A Day in the Life of an Arabic Business Interpreter

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A Day in the Life of an Arabic Business Interpreter

We were keen to learn more about our interpreters’ day-to-life working lives, so we spoke to one of our Arabic business interpreters, to find out exactly what it’s like….

Knockhundred: So, you’ve been working with us for quite some time now, perhaps you could tell us a little about what your daily working life is like?

Omar: Well, to be honest it varies a lot… and I mean a lot. This last week I’ve been working with a big business based in the South (of England), so it’s working with overseas visitors, telling them about the things the company produces. With business interpreting, it’s usually consecutive… I mean consecutive interpreting…

Knockhundred: Sorry, can you explain what that means for our readers?

Omar: Yeah, so with consecutive interpreting, when I’m interpreting in Arabic, I wait until the Arabic speaker has finished and then I say what he’s said in English (or I work the other way round, into Arabic). It’s kind of like a relay. With simultaneous interpreting its different. You are verbally translating what someone is saying almost at the same time – with headphones, a booth… That’s really hard – a real challenge.

Knockhundred: I see, I get it. So could you tell us a little more about Arabic consecutive interpreting, for businesses?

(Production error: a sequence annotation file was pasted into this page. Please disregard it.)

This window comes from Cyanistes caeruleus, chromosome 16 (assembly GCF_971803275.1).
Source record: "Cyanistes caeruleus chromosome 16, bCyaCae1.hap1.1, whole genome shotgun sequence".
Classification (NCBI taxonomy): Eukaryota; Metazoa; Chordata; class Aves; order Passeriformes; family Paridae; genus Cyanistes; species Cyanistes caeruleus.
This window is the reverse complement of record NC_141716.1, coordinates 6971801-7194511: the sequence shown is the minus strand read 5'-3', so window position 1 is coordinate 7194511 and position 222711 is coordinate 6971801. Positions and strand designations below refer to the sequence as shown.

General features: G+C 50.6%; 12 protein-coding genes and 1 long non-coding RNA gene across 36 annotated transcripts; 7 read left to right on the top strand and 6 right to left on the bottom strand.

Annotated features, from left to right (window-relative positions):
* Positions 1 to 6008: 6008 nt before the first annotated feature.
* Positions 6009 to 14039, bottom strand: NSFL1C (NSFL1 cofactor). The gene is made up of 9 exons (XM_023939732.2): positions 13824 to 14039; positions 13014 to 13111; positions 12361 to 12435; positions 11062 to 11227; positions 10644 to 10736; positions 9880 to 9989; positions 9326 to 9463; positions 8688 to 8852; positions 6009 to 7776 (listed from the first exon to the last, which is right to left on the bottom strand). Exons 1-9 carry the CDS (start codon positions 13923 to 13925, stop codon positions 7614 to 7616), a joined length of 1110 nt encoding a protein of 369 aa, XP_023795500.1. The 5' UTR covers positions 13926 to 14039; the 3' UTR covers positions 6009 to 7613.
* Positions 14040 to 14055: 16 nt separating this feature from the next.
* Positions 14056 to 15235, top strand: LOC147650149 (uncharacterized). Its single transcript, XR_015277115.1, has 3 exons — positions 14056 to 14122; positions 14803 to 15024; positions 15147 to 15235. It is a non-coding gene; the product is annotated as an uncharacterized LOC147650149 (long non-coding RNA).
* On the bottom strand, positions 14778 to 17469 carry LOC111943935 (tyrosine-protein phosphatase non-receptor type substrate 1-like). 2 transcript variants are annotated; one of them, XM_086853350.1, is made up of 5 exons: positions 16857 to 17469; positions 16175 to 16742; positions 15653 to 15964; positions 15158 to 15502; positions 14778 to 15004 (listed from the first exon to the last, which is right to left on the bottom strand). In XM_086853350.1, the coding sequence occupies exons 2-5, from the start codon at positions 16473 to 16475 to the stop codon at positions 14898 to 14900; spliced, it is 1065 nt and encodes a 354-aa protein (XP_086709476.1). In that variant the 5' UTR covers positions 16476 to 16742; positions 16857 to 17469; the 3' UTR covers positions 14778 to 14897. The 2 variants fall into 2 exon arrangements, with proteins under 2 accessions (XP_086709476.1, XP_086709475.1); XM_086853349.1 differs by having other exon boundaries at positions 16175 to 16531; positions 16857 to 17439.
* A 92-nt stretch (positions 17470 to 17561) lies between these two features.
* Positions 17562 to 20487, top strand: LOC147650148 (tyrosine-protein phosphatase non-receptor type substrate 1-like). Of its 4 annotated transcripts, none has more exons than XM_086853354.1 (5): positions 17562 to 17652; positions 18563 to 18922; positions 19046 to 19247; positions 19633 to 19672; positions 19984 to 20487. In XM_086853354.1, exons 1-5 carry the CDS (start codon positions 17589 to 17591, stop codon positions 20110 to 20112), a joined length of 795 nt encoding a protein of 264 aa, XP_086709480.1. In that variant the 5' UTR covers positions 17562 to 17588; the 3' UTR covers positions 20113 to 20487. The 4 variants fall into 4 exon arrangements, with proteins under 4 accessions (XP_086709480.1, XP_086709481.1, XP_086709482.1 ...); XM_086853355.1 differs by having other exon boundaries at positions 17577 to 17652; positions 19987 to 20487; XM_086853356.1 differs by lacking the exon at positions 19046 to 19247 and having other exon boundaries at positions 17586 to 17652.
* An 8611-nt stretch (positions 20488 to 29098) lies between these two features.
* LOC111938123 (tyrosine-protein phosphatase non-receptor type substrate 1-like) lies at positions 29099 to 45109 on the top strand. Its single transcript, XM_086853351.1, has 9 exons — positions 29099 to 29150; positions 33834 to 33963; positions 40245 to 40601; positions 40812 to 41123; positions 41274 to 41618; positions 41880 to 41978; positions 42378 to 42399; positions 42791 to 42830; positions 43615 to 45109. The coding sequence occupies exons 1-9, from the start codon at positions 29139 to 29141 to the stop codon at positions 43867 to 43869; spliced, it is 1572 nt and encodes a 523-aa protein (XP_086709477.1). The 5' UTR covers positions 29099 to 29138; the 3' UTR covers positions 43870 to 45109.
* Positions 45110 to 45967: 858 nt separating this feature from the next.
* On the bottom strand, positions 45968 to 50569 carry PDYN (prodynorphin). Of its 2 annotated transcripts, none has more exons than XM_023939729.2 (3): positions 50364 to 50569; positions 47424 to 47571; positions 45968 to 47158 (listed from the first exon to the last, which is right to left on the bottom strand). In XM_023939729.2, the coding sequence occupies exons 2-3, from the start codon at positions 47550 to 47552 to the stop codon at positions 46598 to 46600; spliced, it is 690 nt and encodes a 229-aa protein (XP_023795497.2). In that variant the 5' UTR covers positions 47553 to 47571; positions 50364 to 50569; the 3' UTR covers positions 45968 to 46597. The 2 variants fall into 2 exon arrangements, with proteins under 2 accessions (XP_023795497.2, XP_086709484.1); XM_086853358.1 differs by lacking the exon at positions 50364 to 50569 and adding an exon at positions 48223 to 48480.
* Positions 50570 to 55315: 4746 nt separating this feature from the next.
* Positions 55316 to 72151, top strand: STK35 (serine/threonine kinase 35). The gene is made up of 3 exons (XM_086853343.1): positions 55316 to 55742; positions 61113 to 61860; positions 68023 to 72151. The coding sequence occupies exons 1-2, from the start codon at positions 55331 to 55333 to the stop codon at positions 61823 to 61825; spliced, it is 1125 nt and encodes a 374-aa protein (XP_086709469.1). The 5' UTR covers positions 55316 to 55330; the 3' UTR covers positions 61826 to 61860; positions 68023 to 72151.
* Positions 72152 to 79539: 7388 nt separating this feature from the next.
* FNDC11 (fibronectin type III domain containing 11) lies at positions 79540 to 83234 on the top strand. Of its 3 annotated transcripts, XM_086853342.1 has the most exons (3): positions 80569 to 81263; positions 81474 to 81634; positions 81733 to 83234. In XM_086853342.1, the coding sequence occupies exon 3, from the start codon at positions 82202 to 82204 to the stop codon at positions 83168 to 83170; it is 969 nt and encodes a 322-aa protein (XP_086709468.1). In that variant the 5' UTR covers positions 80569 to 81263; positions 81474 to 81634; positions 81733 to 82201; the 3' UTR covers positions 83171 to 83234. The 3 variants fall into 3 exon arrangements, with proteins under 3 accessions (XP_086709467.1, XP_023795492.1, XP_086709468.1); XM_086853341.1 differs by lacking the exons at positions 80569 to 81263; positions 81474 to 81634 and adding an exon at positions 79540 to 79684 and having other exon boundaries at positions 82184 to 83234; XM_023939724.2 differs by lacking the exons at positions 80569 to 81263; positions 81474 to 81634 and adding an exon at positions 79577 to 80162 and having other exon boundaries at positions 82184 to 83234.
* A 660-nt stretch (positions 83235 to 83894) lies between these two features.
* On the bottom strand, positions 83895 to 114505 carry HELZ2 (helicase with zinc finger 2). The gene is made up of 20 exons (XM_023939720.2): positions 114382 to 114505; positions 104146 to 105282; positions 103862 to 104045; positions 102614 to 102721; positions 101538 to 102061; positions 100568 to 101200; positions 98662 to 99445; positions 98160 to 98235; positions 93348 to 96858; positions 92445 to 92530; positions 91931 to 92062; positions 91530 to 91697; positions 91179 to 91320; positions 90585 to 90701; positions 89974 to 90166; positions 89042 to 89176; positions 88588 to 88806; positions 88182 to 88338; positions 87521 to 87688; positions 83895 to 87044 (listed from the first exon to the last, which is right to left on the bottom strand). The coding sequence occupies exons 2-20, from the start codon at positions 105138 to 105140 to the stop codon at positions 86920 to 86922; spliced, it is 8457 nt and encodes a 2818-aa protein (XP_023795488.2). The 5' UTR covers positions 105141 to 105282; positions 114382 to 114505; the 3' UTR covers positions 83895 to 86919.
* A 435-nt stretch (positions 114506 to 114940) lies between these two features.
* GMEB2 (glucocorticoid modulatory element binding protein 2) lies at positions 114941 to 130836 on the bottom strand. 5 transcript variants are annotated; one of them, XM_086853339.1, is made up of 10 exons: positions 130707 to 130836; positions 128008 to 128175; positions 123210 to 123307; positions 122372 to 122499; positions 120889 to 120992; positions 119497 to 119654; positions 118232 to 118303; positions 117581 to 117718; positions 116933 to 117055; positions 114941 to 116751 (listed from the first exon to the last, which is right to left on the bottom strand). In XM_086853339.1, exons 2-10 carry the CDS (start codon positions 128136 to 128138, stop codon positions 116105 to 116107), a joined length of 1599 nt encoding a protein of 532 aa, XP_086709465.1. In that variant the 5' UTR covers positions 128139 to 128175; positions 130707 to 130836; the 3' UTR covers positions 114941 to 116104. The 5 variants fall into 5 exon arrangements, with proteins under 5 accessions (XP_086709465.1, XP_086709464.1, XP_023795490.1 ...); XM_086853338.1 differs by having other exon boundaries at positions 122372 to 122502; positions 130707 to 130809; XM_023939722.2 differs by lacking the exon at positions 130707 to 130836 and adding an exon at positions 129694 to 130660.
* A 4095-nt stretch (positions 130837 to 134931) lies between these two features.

Omar: Yeah, sure. So as I said, I was working in the South of England. I was helping overseas visitors, telling them about a product. I also had to help interpreting a presentation for them, which was really good fun. There were various question and answer sessions and a visit to the production site – it all went really well.

Knockhundred: Do you always work alone?

Omar: No, sometimes if it is a big business, and there are lots of Arabic speakers, then they need say, two or three Arabic interpreters. I have some colleagues who I work with regularly, every two months or so.

Knockhundred: And do you sometimes work for the same business, for repeat assignments I mean?

Omar: Yes, of course. Some UK companies already have a strong relationship with Arabic companies. So sometimes the same Arabic visitors come back, often there are several trips. In those cases, I often see the same people again, which is really good – we have a good relationship.

Knockhundred: Well, thanks so much for telling me a little about what it’s like. I know you have an appointment to get to, so I won’t take any more of your time. Have a good day.

Omar: You too. Thank you.

Further Information

Should you require our help with Arabic Translation and Interpreting do not hesitate to get in touch with us and our team will do their best to help you.


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